Happy birthday to the late great Townes van Zandt, one of the greatest songwriters of the 20th century, certainly my own favorite. Here is playing fiddle with his best friends Guy and Susanna Clark, along with Daniel Antopolsky.
I’m not addicted to Christmastime. Or to real country music. I can quit either anytime I want to…
BUT I WILL NEVER WANT TO
I’d like to offer a salute to Country California. Chris M. Wilcox’s one-man operation Country California was one of the best, and perhaps most important, independent and alternative country websites out there. I don’t blog nearly often enough, but when I do, it’s often inspired by something Chris included in a roundup of recent music quotes or country news. I also often appreciated his wit and humor, particularly in his country haikus. We’ve tweeted at each other a little, more recently.
After seven years, Chris is moving on from Country California. He’s certainly earned the right. You can keep reading his stuff, just not strictly about country music and without the news clipping service, at chrismwilcox.com – some new song lyrics on important topics like mass incarceration, and musings on topics like how we use social media for good and for ill. In his honor, I’d like to try my hand at some of them fancy haiku doohickeys.
Country is Texas, Nashville!
Country is family
And it’s emotions and life
It is in your soul.
It is California.
Who saw that comin’?
This leaves a void that hopefully someone (not me) will be able to fill soon. That was a fact that Trigger lamented in a recent post on his important and impressive site Saving Country Music, “The Death of the Great American Music Blog.” There have been a number to go by the wayside in 2015 as writers find that adblockers are removing their revenue and folks just aren’t willing to pay for content. As a result, that content disappears. Everybody’s got to make rent, especially full-time writers, so off they go to the mainstream websites and the publicists. The downside to this, Trigger writes, is that
Blogs don’t appear to be getting replaced by anything, except maybe direct interactions between labels, publicists, artists, and the consumer, with no 3rd party to check the validity of the information being delivered, or to offer any perspective or opinion… And all of this could hurt independent, and small-time artists looking to get noticed more than it will larger, major label artists. Losing music blogs and websites for more economically-viable or technologically savvy replacements is one thing. Replacing them with nothing, and having the music industry itself fill in the void through bias, paid content could result in much bigger issues than no good place to read about your favorite bands.
Hard Times No More will likely never occupy the kind of space Saving Country Music does and Country California did. Music is my passion, but justice and faith are my calling. I would love to find a way to do this full time, but I’d also love to be the play-by-play man for ESPN’s Wednesday Night Baseball, and I think it might be fun to ride unicorns with Teddy Roosevelt across New Zealand. These things ain’t gonna happen. Maybe one day I’ll have both the time and energy to post three substantive articles a week. That would be nice. But I tip my hat to the folks who make this space run and who give it their all for even a few years. I hope that someone else will ride up to be their calvary – those of us with medical or students deferrments need you to win this for us.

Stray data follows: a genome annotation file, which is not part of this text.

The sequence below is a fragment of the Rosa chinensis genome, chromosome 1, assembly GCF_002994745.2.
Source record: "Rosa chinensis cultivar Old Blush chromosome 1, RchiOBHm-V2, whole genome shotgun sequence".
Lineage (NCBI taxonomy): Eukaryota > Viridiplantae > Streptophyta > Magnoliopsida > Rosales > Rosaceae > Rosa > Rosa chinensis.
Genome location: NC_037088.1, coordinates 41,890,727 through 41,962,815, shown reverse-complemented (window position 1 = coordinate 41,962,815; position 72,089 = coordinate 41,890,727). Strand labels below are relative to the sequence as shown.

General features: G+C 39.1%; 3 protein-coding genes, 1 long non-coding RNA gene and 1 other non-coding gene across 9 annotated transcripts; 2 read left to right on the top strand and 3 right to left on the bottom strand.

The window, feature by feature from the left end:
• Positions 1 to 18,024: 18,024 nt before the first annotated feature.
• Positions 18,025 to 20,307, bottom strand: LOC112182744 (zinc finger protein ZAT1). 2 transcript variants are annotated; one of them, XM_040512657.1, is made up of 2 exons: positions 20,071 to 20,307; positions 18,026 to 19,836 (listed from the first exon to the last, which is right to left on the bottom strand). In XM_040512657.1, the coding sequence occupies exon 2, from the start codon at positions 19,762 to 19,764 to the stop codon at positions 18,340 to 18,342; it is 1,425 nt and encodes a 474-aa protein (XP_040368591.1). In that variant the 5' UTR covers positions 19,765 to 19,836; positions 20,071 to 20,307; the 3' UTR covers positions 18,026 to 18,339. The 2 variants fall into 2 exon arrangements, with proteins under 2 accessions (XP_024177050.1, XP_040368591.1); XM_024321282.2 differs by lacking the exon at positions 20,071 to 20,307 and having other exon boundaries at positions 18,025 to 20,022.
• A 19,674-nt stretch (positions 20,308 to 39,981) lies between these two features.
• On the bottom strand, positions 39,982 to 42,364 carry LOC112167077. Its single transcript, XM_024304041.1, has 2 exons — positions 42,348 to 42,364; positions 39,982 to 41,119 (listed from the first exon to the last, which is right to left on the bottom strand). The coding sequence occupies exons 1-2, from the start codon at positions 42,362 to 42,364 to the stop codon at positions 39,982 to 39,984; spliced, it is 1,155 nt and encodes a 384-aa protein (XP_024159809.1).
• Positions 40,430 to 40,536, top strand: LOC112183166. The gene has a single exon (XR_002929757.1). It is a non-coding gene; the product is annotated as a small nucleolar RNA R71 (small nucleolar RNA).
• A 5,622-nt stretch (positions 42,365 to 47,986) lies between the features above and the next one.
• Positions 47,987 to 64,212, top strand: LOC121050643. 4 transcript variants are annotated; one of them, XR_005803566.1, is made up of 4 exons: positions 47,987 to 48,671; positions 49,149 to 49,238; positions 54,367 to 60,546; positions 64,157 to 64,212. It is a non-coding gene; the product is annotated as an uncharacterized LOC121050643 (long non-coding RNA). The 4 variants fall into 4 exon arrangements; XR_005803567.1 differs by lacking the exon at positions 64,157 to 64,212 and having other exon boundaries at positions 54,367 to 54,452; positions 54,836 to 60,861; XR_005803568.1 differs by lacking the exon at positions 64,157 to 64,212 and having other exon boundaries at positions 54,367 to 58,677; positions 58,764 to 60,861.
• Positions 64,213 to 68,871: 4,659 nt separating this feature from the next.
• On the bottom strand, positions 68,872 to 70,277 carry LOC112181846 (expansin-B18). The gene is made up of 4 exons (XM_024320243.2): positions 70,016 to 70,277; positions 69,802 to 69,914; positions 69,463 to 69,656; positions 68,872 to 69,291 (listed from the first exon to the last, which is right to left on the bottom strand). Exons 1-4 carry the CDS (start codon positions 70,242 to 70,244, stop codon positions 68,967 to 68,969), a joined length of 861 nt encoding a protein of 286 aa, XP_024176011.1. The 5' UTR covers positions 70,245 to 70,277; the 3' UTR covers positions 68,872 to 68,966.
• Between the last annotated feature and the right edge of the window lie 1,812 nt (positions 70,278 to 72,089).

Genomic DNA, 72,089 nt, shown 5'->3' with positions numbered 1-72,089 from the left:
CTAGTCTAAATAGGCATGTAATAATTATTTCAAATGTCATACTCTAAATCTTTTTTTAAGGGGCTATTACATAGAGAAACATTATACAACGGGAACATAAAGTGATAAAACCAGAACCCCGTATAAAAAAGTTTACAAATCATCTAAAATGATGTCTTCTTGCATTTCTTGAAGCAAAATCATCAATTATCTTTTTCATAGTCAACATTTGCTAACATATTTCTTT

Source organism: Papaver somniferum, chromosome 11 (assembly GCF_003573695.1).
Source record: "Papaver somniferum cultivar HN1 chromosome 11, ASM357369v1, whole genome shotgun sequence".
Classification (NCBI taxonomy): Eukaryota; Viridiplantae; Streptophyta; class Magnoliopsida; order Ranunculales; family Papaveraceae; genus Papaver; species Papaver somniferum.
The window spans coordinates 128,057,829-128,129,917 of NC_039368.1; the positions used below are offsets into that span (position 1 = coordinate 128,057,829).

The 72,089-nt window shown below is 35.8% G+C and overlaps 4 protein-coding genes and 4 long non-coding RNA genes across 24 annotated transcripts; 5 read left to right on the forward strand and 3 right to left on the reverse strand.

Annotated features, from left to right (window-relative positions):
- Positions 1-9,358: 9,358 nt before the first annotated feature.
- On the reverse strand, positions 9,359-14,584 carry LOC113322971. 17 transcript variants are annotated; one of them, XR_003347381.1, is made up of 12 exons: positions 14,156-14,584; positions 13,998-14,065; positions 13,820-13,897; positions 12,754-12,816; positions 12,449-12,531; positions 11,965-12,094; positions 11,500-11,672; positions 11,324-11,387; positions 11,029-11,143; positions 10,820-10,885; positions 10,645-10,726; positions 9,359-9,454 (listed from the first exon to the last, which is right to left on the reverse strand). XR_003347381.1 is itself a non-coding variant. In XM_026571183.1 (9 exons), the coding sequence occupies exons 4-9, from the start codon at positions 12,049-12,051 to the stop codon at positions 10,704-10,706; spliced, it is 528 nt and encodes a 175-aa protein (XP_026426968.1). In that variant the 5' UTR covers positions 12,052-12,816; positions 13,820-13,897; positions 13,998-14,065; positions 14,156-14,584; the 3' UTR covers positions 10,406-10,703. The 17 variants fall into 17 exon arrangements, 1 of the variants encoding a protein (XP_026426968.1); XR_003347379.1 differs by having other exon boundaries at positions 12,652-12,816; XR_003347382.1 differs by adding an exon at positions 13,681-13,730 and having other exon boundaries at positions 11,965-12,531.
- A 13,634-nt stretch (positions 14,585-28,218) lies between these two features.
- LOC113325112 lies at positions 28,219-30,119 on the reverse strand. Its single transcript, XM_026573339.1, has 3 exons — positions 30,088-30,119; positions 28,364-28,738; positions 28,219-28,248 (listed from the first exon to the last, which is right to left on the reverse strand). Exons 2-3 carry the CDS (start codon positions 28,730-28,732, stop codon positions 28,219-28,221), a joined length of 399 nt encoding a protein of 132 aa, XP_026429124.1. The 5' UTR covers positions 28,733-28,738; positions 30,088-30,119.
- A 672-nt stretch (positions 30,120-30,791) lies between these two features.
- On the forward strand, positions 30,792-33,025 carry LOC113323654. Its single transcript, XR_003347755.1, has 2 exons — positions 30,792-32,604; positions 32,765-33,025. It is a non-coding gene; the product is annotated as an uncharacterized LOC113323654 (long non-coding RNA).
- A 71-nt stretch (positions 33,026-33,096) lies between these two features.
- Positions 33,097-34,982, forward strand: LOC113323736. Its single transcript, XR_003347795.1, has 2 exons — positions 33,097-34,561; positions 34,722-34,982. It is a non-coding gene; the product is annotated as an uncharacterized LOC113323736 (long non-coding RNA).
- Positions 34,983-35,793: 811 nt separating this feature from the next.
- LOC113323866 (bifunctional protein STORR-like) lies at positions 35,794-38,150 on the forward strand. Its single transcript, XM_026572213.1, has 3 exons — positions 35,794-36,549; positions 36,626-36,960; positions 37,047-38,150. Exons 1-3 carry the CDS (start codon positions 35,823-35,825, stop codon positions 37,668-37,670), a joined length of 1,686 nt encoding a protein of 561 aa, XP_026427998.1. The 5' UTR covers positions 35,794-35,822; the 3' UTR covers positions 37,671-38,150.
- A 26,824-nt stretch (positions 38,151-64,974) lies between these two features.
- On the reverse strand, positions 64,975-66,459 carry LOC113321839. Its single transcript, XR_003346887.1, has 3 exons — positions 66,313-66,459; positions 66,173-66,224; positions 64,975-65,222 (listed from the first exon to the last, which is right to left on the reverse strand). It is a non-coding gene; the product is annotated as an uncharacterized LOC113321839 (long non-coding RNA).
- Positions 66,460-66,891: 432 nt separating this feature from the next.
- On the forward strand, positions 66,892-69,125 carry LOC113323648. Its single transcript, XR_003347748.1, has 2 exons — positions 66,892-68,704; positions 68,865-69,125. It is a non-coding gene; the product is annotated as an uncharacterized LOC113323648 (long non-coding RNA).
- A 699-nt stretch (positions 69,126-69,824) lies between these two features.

The country landscape
It has become full of hope
Now, a little less
Still, we keep singing
Music is universal
Roads goes on forever
Good luck to you Chris
Thanks for all you’ve done for us
But really, try Texas
Saving Country Music is reporting that pop country star Jason Aldean dressed in blackface for Halloween.
Make no mistake about it: Dressing in blackface as a white person is, whether intentionally or not, an incredibly racist thing to do. And it was barely a month ago that Aldean was also slamming the women of country music.
How do we know what’s racist? By listening to those who are minorities when they tell us what they find hurtful. I am only an expert in my own story. You are only an expert in yours. We must all listen to one another, and trust and respect what we hear.
One of the reasons I post so less often than I would like here at Hard Times is that, as of this past August, I am blessed to be a seminarian at Yale Divinity School. Yale’s been in the news a bit lately over some racist incidents of our own. As you may have heard, the school’s Intercultural Affairs Committee emailed all undergraduates and asked them to choose against wearing “culturally unaware and insensitive” Halloween costumes, specifically mentioning blackface, turbans, and Indian headdresses. A residential dean flipped out, charging that asking students to make such a choice is censorship and that minorities should just look away. This dean is white, but had no trust in minority students with experiences different than her own when they spoke out about their pain and politely asked others to stop causing that pain. She has not handled the incident well since then, either, only deepening the pain. Worst of all, this comes on the heels of a frat turning away black women from a party, letting in only white women. As a result of these compounding incidents, many minority students do not feel welcome here.